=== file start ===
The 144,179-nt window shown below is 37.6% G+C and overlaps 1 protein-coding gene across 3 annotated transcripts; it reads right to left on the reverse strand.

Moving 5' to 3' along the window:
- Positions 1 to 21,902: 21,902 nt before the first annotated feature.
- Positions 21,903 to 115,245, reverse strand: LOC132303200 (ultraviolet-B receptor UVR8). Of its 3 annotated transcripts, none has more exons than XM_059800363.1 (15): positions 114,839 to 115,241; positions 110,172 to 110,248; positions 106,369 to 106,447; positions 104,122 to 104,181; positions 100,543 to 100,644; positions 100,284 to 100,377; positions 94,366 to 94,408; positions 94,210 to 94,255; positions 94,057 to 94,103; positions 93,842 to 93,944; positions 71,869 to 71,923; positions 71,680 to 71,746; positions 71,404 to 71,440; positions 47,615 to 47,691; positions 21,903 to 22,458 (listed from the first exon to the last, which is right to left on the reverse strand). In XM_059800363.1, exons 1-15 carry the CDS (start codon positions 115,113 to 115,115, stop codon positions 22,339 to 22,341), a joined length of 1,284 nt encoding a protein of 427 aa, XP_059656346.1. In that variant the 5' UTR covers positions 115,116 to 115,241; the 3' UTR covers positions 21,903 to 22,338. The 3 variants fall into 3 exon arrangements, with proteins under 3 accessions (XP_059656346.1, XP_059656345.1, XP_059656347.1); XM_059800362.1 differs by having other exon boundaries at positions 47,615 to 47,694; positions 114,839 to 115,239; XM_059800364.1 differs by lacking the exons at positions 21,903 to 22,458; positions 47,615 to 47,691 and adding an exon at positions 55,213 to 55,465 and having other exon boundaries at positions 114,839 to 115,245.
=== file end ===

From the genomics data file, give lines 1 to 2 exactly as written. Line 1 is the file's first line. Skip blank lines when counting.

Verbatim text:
The 144,179-nt window shown below is 37.6% G+C and overlaps 1 protein-coding gene across 3 annotated transcripts; it reads right to left on the reverse strand.

Moving 5' to 3' along the window: